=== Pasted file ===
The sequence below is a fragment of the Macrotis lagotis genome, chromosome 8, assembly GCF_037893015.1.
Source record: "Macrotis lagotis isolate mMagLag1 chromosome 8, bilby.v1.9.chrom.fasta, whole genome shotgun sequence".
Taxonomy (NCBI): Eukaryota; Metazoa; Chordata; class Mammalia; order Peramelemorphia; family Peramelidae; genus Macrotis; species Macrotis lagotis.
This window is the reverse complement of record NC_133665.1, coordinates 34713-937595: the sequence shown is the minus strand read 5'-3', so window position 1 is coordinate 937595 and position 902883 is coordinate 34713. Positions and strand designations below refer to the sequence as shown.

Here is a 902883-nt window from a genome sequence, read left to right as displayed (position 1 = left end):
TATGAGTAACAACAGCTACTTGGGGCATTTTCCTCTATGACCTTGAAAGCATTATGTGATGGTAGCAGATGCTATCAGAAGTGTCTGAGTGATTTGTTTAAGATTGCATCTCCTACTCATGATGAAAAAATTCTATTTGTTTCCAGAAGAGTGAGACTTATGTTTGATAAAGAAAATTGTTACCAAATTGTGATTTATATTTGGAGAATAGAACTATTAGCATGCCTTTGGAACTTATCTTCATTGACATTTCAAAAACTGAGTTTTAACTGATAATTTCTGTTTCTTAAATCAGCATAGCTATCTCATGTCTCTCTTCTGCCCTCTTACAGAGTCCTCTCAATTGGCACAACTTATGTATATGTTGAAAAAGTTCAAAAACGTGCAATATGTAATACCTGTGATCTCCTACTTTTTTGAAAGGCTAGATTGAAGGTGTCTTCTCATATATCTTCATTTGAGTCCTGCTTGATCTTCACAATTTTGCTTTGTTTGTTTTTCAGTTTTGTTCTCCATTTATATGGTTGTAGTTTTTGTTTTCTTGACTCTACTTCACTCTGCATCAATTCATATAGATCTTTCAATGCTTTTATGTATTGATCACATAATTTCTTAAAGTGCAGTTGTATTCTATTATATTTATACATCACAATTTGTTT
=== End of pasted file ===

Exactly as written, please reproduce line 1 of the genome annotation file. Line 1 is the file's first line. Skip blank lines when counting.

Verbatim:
The sequence below is a fragment of the Macrotis lagotis genome, chromosome 8, assembly GCF_037893015.1.